Classic Menswear Patterns: Glen Plaid

June 8th, 2015

Men’s fashion is deeply connected to history. Men are creatures of habit and, as such, menswear has evolved very slowly and gradually over the past hundred years or so. The best-dressed men have always understood the foundations of classic menswear and the “rules” that were developed to help them create functional, appropriate, and long-lasting wardrobes.

Our goal with Articles of Style is to break-down this vast history and show you how it can be practically applied to the menswear landscape today in order to build a smart, versatile, life-long wardrobe. As we’ve mentioned before, we don’t want you to buy a lot of clothes, we want you to buy the right clothes and understand how you can get the most out of them.

With that said, here’s the first installment in a series highlighting traditional menswear patterns that have lasted the test of time and are still considered the building blocks of style today.

Today we’re taking a closer look at the subtle but tastefully cool Glen Plaid.

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This classic plaid has a few different names: glenplaid, glencheck, Glen Urquhart plaid, Prince of Wales check, etc. It’s a woollen fabric with a woven twill design comprised of small and large checks. It’s usually made of black/grey and white (or with more muted colors like faint taupes), often overlaid with a windowpane accent color (commonly sky blue, but also seen in lavender, red, etc). It’s a very subtle and muted pattern, making it a favorite among conservative businessmen.

The name is taken from the valley of Glenurquhart in Inverness-shire, Scotland, where the checked wool was first used in the 19th century by the New Zealand-born Countess of Seafield to outfit her gamekeepers (hence the slightly more sporty feel). Glen plaid is also sometimes nicknamed the “Prince of Wales check”, as it was popularized by legendary style icon Duke of Windsor, while he was the Prince of Wales, of course.

Today the glenplaid pattern is just as popular as ever, and it’s being used to make many different types of garments in menswear. Here are some examples of the classic check in action, from the AOS archives:

The Glenplaid Suit


This unstructured wool/linen subtle glenplaid suit is a sample from our upcoming online bespoke collection. More on that soon :)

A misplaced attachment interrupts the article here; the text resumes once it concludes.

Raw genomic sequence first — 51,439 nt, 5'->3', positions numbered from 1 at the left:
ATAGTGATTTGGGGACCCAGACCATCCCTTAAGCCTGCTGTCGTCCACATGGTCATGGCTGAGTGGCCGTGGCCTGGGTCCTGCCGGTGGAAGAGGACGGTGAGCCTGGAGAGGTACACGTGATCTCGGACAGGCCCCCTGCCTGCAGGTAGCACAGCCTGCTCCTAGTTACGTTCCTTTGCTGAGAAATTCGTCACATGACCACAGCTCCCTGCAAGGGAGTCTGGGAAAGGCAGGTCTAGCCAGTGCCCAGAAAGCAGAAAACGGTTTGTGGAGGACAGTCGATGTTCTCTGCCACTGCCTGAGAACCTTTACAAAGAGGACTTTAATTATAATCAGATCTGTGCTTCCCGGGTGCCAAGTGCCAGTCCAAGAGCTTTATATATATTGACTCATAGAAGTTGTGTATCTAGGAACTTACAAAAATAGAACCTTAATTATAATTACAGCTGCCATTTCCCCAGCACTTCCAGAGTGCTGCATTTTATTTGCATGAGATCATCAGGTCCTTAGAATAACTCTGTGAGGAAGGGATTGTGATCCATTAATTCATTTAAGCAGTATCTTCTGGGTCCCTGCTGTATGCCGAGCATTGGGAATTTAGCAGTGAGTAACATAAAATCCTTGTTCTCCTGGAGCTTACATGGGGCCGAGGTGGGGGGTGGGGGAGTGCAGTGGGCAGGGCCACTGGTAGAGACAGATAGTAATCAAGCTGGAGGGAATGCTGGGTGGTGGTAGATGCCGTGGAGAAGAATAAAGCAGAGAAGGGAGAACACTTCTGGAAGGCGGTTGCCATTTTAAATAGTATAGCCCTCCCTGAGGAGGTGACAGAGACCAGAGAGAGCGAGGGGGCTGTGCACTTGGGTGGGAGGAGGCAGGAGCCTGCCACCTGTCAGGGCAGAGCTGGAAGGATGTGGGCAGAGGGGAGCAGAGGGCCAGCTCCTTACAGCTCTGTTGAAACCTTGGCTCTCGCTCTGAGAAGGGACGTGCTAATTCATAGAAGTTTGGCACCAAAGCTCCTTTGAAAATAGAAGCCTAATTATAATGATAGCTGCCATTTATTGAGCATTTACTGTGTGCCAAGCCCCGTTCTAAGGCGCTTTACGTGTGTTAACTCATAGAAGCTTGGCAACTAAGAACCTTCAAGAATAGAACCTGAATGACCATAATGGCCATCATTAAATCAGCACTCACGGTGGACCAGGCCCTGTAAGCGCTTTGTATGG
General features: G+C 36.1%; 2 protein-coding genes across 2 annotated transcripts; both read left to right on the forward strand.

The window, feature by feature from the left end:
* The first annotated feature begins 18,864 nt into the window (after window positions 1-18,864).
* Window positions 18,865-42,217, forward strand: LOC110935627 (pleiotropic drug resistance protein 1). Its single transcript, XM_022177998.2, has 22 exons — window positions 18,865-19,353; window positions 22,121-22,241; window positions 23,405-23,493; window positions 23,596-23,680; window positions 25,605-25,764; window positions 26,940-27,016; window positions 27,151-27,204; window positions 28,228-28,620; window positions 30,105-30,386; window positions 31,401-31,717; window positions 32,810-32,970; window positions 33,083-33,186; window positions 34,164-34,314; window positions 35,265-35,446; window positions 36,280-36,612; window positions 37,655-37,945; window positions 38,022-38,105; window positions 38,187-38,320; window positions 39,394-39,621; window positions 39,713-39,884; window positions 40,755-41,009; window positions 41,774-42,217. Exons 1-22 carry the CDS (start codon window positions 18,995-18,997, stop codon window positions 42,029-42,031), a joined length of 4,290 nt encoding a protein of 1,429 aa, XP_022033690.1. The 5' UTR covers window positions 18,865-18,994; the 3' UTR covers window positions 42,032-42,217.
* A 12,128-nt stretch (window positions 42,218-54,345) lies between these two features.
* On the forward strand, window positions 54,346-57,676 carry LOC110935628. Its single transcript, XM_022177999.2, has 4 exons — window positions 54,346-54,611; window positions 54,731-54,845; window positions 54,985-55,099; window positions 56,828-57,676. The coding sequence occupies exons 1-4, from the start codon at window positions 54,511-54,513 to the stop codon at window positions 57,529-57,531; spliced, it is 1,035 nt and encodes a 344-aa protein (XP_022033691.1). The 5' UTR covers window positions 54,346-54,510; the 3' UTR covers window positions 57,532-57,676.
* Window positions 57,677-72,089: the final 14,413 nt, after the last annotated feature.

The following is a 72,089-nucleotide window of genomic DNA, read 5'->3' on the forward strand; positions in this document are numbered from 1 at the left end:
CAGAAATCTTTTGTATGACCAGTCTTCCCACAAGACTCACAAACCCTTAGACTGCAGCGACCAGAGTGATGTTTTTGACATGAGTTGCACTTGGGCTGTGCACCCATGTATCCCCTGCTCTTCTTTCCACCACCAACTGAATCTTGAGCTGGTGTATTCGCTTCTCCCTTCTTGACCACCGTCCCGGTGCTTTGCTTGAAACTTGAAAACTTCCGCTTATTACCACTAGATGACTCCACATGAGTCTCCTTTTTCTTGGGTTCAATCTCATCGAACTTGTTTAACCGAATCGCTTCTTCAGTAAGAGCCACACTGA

The Glenplaid Sportcoat


Angel shows us the art of the “Summer Tweed” jacket. His bespoke sportcoat is cut from a silk/linen glenplaid in a dark khaki with a subtle teal accent color – a genius combo for a pale pink shirt this Summer.




The Glenplaid Tie


This necktie was cut from a flannel suiting cloth. The brown/beige glenplaid has a pink accent, making it a great combo for a Spring day at the office – seen here with a linen/silk herringbone suit and pale pink micro-houndstooth shirt.




The Glenplaid Trouser


A glenplaid suit with a little texture (like this flannel) also makes for great separates, as Angel shows us here with the grey/burgundy suit trousers. The crushed velvet jacket brings the look to a whole new level, as we’ve come to expect from Angel Bespoke.




So there you have it, proof that even the most traditional and conservative menswear patterns can be re-invented in modern, stylish ways.

When in doubt, lean toward the items that have historically never gone “out of style”.

Thanks, as always, for reading.

Yours in style,

Dan Trepanier

Shop Custom Menswear Made in America


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  • Juan Zara

    Yet another great series I’m very much looking forward to. I have a S/S cotton Glen Urquhart check (which traditionally can only be called so if it’s black and white/beige with no overplaid) and love how versatile it is. The small checks make the pattern appear as if it were a solid grey from afar, and therefore the suit’s versatility is infinite.

    I’ve been looking to add a flannel Prince of Wales (traditionally, black/white checks with a light blue overplaid) to my F/W wardrobe, but I may have to reconsider my priorities after taking another look at Angel’s linen/silk sportcoat.

  • TO

    There’s also the “houndstooth squares” in the glencheck pattern that often goes unmentioned. One of my favorite memories as a kid was taking out my dad’s glenplaid suit out of his closet- I still have the wonderful image in my head of back then imagining myself wearing it with the fainest light blue dress shirt.

  • tommyjohn_45

    Looking forward to this series. Those flannel pants are unreal, Angel.

  • Miguel

    Always appreciate this type of articles, I can’t count on your article that have teach me some much about men wear, fabrics and selection.